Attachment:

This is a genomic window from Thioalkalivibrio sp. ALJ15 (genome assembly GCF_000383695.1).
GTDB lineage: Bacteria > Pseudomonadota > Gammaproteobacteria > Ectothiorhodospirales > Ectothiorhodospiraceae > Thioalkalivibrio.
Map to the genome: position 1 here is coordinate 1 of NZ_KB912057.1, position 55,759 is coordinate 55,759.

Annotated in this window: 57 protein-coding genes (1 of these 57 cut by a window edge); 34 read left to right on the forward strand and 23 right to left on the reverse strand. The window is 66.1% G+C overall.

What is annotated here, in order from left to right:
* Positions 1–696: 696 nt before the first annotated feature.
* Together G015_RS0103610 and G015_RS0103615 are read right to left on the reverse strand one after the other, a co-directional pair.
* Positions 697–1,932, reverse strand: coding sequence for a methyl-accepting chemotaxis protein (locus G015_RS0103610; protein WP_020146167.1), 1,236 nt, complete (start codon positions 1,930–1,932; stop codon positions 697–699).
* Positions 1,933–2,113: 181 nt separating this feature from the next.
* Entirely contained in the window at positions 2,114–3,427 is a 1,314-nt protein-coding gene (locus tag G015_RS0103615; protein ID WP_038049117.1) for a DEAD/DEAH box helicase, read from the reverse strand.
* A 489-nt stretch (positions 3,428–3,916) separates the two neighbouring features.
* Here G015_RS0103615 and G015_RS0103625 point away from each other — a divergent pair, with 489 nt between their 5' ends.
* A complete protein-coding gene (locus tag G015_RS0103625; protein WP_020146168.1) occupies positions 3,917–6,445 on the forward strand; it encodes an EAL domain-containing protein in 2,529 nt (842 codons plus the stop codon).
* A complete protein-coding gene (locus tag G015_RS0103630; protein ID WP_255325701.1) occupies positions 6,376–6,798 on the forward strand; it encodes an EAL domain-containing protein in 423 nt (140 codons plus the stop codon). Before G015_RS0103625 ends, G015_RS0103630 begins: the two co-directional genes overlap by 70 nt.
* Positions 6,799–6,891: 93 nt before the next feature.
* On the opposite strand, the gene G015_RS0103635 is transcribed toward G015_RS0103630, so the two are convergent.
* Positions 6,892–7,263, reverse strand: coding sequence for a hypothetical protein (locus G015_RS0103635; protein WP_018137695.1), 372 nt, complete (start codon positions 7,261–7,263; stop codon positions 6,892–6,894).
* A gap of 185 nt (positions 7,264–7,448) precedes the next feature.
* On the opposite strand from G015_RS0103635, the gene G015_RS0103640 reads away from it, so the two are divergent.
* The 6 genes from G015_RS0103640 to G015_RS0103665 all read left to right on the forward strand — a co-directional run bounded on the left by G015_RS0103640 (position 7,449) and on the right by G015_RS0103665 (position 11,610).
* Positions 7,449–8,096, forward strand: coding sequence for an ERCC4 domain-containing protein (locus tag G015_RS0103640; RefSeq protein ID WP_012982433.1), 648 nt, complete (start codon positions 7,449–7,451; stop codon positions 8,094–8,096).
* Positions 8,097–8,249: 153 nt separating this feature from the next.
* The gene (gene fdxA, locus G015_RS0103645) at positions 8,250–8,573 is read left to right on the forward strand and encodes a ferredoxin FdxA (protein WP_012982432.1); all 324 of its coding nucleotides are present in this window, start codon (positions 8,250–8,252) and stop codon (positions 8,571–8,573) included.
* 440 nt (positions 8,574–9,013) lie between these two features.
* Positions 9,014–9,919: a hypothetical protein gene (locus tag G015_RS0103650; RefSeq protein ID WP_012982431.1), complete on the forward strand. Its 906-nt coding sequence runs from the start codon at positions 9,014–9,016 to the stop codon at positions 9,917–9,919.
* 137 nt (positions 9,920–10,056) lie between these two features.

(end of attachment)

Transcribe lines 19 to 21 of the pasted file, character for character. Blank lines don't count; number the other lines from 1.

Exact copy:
* On the opposite strand from G015_RS0103635, the gene G015_RS0103640 reads away from it, so the two are divergent.
* The 6 genes from G015_RS0103640 to G015_RS0103665 all read left to right on the forward strand — a co-directional run bounded on the left by G015_RS0103640 (position 7,449) and on the right by G015_RS0103665 (position 11,610).
* Positions 7,449–8,096, forward strand: coding sequence for an ERCC4 domain-containing protein (locus tag G015_RS0103640; RefSeq protein ID WP_012982433.1), 648 nt, complete (start codon positions 7,449–7,451; stop codon positions 8,094–8,096).